Salespeople love to complain about sales process. It limits their creativity, ties them down to reporting activities, and serves as yet another way for management to judge them. In short, they think, it’s a painful waste of their time.
And the truth is, in many cases, they’re right. Sales process is not always everything it’s cracked up to be. In an article titled “Is Your Sales Process Lying to You?” published on the SiriusDecisions blog, author Steve Silver suggests that even a process that is supposedly mapped to the customer’s journey can be virtually useless in the real world.
The problem, he says, is that even a well-designed sales process usually takes a linear, step-by-step approach that doesn’t align with what actually happens in most sales cases, especially in a complex environment. Silver lists three things that these linear processes don’t account for:
- Multiple buyers. Most complex B2B purchases involve anywhere from three to six or more buyers and influences, and “each individual progresses through the decision-making process at their own speed, based on their own set of influences and interactions.”
- Actual buyer behavior. Silver points out that buyers rarely move through the buying process in a linear fashion. They move through multiple sources of information, contact points with salespeople, and their own internal processes, each according to their own needs and motivations.
- Varying opportunity types. Within any given company, various offerings will attract buyers with differing needs, and buyers may contact salespeople at different points of their buying journey. A single, linear buying process doesn’t take into account the fact that some opportunities will move quickly, while others may take months or years, and that any given sale may begin at any point along the buyer’s journey.
It’s tempting to think that the answer to this many-fingered problem is multiple processes to address every possible situation. Unfortunately, such a system is prohibitively complex to build, and would be obsolete as soon as it was created. A better solution is the dynamic sales process.
In a dynamic sales process, multiple playbooks and sales paths arise based on information about the buyer.
What is a dynamic sales process?
A dynamic sales process is an iterative system in which salespeople and their managers continuously monitor and analyze what they’re doing, what’s working, and what factors most impact outcomes. In such a system, multiple playbooks and sales paths arise naturally based on feedback regarding what works under what conditions.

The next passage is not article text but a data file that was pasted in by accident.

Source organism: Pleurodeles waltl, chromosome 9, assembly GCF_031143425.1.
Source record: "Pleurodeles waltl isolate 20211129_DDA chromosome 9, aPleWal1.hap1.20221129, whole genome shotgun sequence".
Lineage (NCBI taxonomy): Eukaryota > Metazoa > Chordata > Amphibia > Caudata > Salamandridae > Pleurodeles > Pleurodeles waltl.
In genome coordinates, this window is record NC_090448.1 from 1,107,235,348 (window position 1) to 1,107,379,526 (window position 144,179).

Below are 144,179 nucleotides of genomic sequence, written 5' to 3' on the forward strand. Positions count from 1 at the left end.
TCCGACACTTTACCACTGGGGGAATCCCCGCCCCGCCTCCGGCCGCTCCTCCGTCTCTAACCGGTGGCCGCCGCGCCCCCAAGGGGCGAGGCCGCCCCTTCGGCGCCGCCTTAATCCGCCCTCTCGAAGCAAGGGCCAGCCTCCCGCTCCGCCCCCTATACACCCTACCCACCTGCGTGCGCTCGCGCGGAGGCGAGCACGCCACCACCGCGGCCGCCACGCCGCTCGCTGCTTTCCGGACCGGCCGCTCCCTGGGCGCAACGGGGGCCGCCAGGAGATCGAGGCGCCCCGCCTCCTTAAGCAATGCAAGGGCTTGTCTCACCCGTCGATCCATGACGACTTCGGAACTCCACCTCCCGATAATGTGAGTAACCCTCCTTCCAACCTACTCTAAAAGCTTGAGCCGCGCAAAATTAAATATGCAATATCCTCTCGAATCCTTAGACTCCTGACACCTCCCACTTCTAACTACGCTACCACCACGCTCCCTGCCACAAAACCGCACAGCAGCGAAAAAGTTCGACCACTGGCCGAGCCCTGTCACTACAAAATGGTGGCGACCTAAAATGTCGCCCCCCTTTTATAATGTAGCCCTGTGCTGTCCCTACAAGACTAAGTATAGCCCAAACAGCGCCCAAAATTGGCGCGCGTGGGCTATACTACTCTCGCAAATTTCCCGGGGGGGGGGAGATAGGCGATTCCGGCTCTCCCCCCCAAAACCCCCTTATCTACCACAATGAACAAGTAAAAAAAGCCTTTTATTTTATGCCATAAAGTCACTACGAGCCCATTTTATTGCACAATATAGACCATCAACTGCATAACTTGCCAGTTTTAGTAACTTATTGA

How do you build a dynamic sales process?
A properly designed dynamic sales system readily addresses the problems of a linear sales process as identified by Silver. Designing one begins by tracking and measuring the right metrics. Begin by looking at the three problems identified by Silver, and tracking data related to each one.
- Multiple buyers
The system must be set up to track and identify decision makers and influencers on each sale, along with what actions the salesperson takes in regard to each, and their attitude toward the sale. This allows the process to adapt based on the number of buyers, where each one is in the sales process, and how they feel about it.
- Buyer behavior
It’s also important that the system track not only seller behavior, but also buyer behavior. What buyers read, the questions they ask, response time on inquiries—all of these and more create a picture of the buyer’s attitude and needs. Over time, a dynamic system uses these clues to adapt the process to best meet the buyer’s actual behavior in any given situation.
- Varying opportunity types
A well-designed dynamic system monitors opportunity types, including factors such as how far along the buyer is in their process at the point of contact, whether the buyer or seller made first contact, the potential size of the sale, and the type of solution to solve their needs and ambitions. This information is then analyzed and the process adapted to drive the steps and activities most likely to successfully close opportunities.
Of course, a dynamic sales process requires robust tools and software. The technology must be capable of tracking sales through the entire process, capturing all relevant data points, and adapting continuously to lessons learned. Many traditional CRMs are not built for the dynamic sales process, though they can be adapted to it, to some degree. Newer tools, such as Membrain, are purpose-built for the dynamic sales process, with all the necessary capability baked in. Some of them, including Membrain, can be used in concert with the existing CRM to get the benefits of the dynamic process without the expense and risk of scrapping an existing CRM system, or can be used independently as a stand-alone CRM focused on sales effectiveness instead of just building an information graveyard.
Feel free to contact me to not just create an effective sales process, but to make it easy to follow and improve upon in daily operations.
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